### Variance Components (VC)

\(\begin{bmatrix} \sigma_1^2 & \cdots & \cdots & \vdots\\ \vdots& \sigma_1^2 & \cdots & \vdots\\ \vdots & \cdots & \sigma_1^2 & \vdots\\ \cdots & \cdots & \cdots & \sigma_1^2 \end{bmatrix}\)

The variance component structure (VC) is the simplest, where the correlation of errors within a subject are presumed to be 0. This structure is the default setting in Proc Mixed, but is not a reasonable choice for repeated measures designs. I sometimes include it in the exploration process to get a sense of the effect of fitting other structures.

### Compound Symmetry

\(\sigma^2 \begin{bmatrix} 1.0 & \rho & \rho & \rho \\ & 1.0 & \rho & \rho \\ & & 1.0 & \rho \\ & & & 1.0 \end{bmatrix} = \begin{bmatrix} \sigma_b^2+\sigma_e^2 & \sigma_b^2 & \sigma_b^2 & \sigma_b^2 \\ & \sigma_b^2+\sigma_e^2 & \sigma_b^2 & \sigma_b^2 \\ & & \sigma_b^2+\sigma_e^2 & \sigma_b^2 \\ & & & \sigma_b^2+\sigma_e^2 \end{bmatrix}\)

The simplest covariance structure that includes within-subject correlated errors is compound symmetry (CS). Here we see correlated errors between time points within subjects, and note that these correlations are presumed to be the same for each set of times, regardless of how distant in time the repeated measures are made.

### First Order Autoregressive AR(1)

\(\sigma^2 \begin{bmatrix} 1.0 & \rho & \rho^2 & \rho^3 \\ & 1.0 & \rho & \rho^2 \\ & & 1.0 & \rho \\ & & & 1.0 \end{bmatrix}\)

The autoregressive (Lag 1) structure considers correlations to be highest for time adjacent times, and a systematically decreasing correlation with increasing distance between time points. For one subject, the error correlation between time 1 and time 2 would be \(\rho^{t_1-t_2}\) . Between time 1 and time 3 the correlation would be less, and equal to \(\rho^{t_1-t_3}\). Between time 1 and 4, the correlation is less yet, as \(\rho^{t_1-t_4}\), and so on. Note, however, that this structure is only applicable for evenly spaced time intervals for the repeated measure.

### Spatial Power

\(\sigma^2 \begin{bmatrix} 1.0 & \rho^{\frac{|t_1-t_2|}{|t_1-t_2|}} & \rho^{\frac{|t_1-t_3|}{|t_1-t_2|}} & \rho^{\frac{|t_1-t_4|}{|t_1-t_2|}} \\ & 1.0 & \rho^{\frac{|t_2-t_3|}{|t_1-t_2|}} & \rho^{\frac{|t_2-t_4|}{|t_1-t_2|}} \\ & & 1.0 & \rho^{\frac{|t_3-t_4|}{|t_1-t_2|}} \\ & & & 1.0 \end{bmatrix}\)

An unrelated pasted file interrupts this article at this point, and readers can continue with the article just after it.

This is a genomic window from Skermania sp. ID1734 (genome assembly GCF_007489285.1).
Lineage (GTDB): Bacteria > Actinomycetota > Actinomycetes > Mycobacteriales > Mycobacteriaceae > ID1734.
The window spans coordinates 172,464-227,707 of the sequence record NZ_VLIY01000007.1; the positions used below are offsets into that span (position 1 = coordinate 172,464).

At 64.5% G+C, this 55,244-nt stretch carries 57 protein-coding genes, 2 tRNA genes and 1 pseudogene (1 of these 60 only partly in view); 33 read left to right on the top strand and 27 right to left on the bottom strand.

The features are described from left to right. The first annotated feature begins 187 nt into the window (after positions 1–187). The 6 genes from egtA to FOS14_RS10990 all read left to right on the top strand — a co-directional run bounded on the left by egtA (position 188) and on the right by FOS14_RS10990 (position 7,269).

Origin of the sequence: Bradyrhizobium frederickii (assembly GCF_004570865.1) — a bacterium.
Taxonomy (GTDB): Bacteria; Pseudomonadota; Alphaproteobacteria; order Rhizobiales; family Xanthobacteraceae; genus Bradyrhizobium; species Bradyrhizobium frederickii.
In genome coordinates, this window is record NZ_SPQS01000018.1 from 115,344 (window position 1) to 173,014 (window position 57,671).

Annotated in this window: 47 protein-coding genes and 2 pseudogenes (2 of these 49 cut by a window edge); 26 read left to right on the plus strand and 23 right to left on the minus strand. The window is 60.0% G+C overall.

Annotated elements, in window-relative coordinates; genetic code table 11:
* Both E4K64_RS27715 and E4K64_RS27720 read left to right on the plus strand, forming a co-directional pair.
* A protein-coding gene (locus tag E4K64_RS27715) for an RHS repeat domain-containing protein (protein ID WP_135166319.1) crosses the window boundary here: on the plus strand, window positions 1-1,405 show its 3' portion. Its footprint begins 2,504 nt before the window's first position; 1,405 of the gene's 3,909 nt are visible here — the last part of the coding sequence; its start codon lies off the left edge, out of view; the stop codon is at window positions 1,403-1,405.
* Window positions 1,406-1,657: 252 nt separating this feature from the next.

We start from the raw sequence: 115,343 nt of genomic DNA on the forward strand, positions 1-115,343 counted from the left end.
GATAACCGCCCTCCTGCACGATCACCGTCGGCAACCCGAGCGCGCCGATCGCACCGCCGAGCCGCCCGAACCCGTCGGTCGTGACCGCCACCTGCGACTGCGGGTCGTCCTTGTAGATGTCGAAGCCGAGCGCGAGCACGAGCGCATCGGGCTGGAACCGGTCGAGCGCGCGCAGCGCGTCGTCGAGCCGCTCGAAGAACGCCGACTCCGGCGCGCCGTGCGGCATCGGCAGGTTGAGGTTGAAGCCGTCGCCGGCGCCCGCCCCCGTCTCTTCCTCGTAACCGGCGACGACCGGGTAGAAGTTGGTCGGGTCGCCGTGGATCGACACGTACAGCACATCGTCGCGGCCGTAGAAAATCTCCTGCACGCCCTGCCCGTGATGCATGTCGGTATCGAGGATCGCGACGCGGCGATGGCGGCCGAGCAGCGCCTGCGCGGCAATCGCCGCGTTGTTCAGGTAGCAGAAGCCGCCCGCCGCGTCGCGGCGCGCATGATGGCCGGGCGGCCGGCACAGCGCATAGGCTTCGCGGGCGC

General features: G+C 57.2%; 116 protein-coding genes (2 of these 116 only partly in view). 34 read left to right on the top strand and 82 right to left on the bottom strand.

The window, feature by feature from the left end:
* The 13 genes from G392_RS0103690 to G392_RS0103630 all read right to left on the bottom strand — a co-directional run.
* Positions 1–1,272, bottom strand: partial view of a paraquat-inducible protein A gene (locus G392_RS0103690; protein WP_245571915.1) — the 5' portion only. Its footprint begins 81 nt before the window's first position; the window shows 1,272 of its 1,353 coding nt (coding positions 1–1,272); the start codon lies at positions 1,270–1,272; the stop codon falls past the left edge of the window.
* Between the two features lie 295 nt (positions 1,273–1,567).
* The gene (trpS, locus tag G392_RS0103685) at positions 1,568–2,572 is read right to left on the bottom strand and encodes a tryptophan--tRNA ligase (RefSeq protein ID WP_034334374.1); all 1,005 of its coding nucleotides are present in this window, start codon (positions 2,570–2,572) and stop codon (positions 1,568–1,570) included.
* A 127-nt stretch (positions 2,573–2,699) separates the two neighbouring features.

When time intervals are not evenly spaced, a covariance structure equivalent to the AR(1) is the spatial power (SP(POW)). The concept is the same as the AR(1) but instead of raising the correlation to powers of 1, 2,, 3, … , the correlation coefficient is raised to a power that is actual difference in times (e.g. \(|t_1-t_2|\) for the correlation between time 1 and time 2). This method requires having a quantitative expression of the times in the data so that it can be specified for calculation of the exponents in the SP(POW) structure. If an analysis is run wherein the repeated measures are equally spaced in time, the AR(1) and SP(POW) structures yield identical results.

### Unstructured Covariance

\( \begin{bmatrix} \sigma_1^2 & \sigma_{12} & \sigma_{13} & \sigma_{14} \\ & \sigma_2^2 & \sigma_{23} & \sigma_{24} \\ & & \sigma_3^2 & \sigma_{34}\\ & & & \sigma_4^2 \end{bmatrix}\)

The Unstructured covariance structure (UN) is the most complex because it is estimating unique correlations for each pair of time points. It is not uncommon to find out that you are not able to use this structure. SAS will return an error message indicating that there are too many parameters to estimate with the data.

### Choosing the Best Covariance Structure

Here is an excerpt from the SAS Manual,* Mixed Models Analyses Using the SAS System Course Notes*, that explains how to approach this:

* * *Unfortunately, our attempt to share a very RECENT perspective by a relatively small number of statistics and statistics related research has somewhat sidetracked the focus of lesson 1. Would like to attempt to provide some clarity to some of the discussion on the discussion forum about the bar chart vs. interval charts.*

*You can use information criteria produced by the MIXED procedure as a tool to help you select the model with the most appropriate covariance structure. The smaller the information criteria value is, the better the model is. Theoretically, the smaller the -2 Res Log Likelihood is, the better the model is. However, you can always make this value smaller by adding parameters to the model. Information criteria attached penalties to the negative -2 Res Log Likelihood value; that is, the more the parameters, the bigger the penalties.*

*Two commonly used information criteria are Akaike's (1974) and Schwartz's (1978). Generally speaking, BIC tends to choose less complex models than AIC. Because choosing a model that is too simple inflates Type I error rate, when Type I error control is the highest priority, you may want to use AIC. On the other hand, if **loss** of power is more of a concern, BIC might be preferable (Guerin and Stroup 2000).*

*Starting in the Release 8.1, the MIXED procedure produces another information **criteria**, AICC. AICC is a finite-sample corrected Akaike Information Criterion. For small samples, it reduces the bias produced by AIC; for large samples, AICC converges to AIC. In general, AICC is preferred to AIC. For more information on information criteria, especially AICC, **referr** to Burnham, K. P. and Anderson, D. R. (1998).*

*The basic idea for repeated measures analysis is that, among plausible within-subject covariance models given a particular study, the model that minimizes AICC or BIC (your choice) is preferable. When AICC or BIC are close, the simpler model is generally preferred.* * *